Longitudinal Patterns of Change in Systolic Blood Pressure and Incidence of Cardiovascular Disease
The Atherosclerosis Risk in Communities Study
Elevated blood pressure in midlife contributes significantly to the risk of cardiovascular disease. However, patterns of blood pressure increase may differ among individuals and may result in differential risk. Our goal was to examine the contribution of longitudinal patterns of blood pressure change to incidence of heart failure, coronary heart disease, stroke, and cardiovascular disease mortality. Latent class growth models were used to identify patterns of change in blood pressure across 4 clinical examinations (1987–1998) among 9845 Atherosclerosis Risk in Communities (ARIC) cohort participants (mean age, 53.7 [SD 5.7] years). Patterns of change in systolic blood pressure included slowly and steeply increasing, a decreasing and a sustained elevated blood pressure. Changes in diastolic and mid–blood pressure (½ systolic+½ diastolic) were less pronounced. The association of blood pressure pattern group membership with incidence of clinical outcomes was examined in follow-up from the fourth clinical examination (1996–1998) to December 31, 2011, using Poisson regression models adjusted for demographic and metabolic characteristics, and hypertension medication use. A gradient of rates of all events was observed across the identified patterns. Associations were attenuated after adjustment for covariates. Cumulative systolic blood pressure load, rather than the temporal pattern of change in systolic blood pressure itself, plays a role in determining the risk of cardiovascular disease, in particular, of heart failure and cardiovascular disease mortality, independent of blood pressure level measured at one point in time.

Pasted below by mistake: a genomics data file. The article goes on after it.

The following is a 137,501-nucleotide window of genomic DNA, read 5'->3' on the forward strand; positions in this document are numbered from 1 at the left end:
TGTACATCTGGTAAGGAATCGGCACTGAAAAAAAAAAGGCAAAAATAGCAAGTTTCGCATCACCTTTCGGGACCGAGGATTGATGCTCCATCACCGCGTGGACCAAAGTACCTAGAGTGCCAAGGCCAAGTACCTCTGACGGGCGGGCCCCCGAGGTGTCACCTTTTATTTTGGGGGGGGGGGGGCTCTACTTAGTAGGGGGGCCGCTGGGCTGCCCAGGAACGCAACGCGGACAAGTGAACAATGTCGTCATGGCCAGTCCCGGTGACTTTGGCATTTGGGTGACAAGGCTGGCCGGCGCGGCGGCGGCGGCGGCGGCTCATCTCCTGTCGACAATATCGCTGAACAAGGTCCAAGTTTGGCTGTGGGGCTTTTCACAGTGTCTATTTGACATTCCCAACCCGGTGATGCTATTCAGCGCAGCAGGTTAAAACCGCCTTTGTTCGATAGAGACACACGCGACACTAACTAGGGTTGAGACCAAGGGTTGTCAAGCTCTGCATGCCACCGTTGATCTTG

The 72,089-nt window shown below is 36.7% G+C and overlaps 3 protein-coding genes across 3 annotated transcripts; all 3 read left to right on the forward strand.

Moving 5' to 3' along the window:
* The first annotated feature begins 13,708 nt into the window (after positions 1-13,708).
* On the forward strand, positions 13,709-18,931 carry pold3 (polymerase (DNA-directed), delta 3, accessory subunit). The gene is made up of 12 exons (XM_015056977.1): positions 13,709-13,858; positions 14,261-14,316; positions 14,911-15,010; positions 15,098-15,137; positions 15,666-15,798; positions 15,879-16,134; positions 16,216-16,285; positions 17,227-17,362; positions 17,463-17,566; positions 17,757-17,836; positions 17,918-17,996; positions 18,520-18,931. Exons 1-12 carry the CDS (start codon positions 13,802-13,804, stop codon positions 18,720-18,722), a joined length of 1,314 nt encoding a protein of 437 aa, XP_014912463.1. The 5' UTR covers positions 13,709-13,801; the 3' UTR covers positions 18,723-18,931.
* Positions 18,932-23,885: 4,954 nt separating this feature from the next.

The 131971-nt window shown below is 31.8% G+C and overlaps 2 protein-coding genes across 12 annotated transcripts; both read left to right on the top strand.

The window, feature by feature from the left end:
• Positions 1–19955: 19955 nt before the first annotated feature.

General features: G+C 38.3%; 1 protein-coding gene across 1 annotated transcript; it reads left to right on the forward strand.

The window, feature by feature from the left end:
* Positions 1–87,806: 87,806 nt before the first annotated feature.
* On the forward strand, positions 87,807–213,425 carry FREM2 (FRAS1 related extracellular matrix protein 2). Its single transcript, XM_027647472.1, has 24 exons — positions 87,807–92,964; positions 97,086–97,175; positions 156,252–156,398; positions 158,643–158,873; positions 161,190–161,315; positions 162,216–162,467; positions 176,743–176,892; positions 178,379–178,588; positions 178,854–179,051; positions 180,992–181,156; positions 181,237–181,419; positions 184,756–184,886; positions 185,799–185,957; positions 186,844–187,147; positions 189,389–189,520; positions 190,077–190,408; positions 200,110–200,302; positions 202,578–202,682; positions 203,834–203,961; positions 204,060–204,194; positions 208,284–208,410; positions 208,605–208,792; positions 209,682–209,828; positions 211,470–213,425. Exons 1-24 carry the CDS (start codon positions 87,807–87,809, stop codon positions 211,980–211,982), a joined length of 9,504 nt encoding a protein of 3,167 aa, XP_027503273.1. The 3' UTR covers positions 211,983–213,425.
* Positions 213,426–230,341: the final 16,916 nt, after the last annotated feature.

- Received November 11, 2015.
- Revision received November 23, 2015.
- Accepted March 9, 2016.
- © 2016 American Heart Association, Inc.